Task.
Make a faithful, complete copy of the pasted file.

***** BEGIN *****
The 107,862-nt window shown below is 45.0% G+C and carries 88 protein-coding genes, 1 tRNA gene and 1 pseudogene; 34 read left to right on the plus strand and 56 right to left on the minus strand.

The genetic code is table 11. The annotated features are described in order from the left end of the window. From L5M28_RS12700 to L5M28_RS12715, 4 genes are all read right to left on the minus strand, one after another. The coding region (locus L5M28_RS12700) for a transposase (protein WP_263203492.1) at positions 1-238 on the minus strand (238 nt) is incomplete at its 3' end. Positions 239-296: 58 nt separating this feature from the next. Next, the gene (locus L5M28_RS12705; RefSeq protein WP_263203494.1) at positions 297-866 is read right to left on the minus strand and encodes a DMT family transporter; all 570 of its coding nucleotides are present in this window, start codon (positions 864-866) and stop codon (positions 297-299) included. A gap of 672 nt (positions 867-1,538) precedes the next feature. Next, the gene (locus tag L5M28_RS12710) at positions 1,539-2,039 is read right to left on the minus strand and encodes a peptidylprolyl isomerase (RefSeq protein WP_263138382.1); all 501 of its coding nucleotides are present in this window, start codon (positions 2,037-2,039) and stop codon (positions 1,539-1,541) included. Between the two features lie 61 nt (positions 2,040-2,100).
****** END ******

The 107,862-nt window shown below is 45.0% G+C and carries 88 protein-coding genes, 1 tRNA gene and 1 pseudogene; 34 read left to right on the plus strand and 56 right to left on the minus strand.

The genetic code is table 11. The annotated features are described in order from the left end of the window. From L5M28_RS12700 to L5M28_RS12715, 4 genes are all read right to left on the minus strand, one after another. The coding region (locus L5M28_RS12700) for a transposase (protein WP_263203492.1) at positions 1-238 on the minus strand (238 nt) is incomplete at its 3' end. Positions 239-296: 58 nt separating this feature from the next. Next, the gene (locus L5M28_RS12705; RefSeq protein WP_263203494.1) at positions 297-866 is read right to left on the minus strand and encodes a DMT family transporter; all 570 of its coding nucleotides are present in this window, start codon (positions 864-866) and stop codon (positions 297-299) included. A gap of 672 nt (positions 867-1,538) precedes the next feature. Next, the gene (locus tag L5M28_RS12710) at positions 1,539-2,039 is read right to left on the minus strand and encodes a peptidylprolyl isomerase (RefSeq protein WP_263138382.1); all 501 of its coding nucleotides are present in this window, start codon (positions 2,037-2,039) and stop codon (positions 1,539-1,541) included. Between the two features lie 61 nt (positions 2,040-2,100).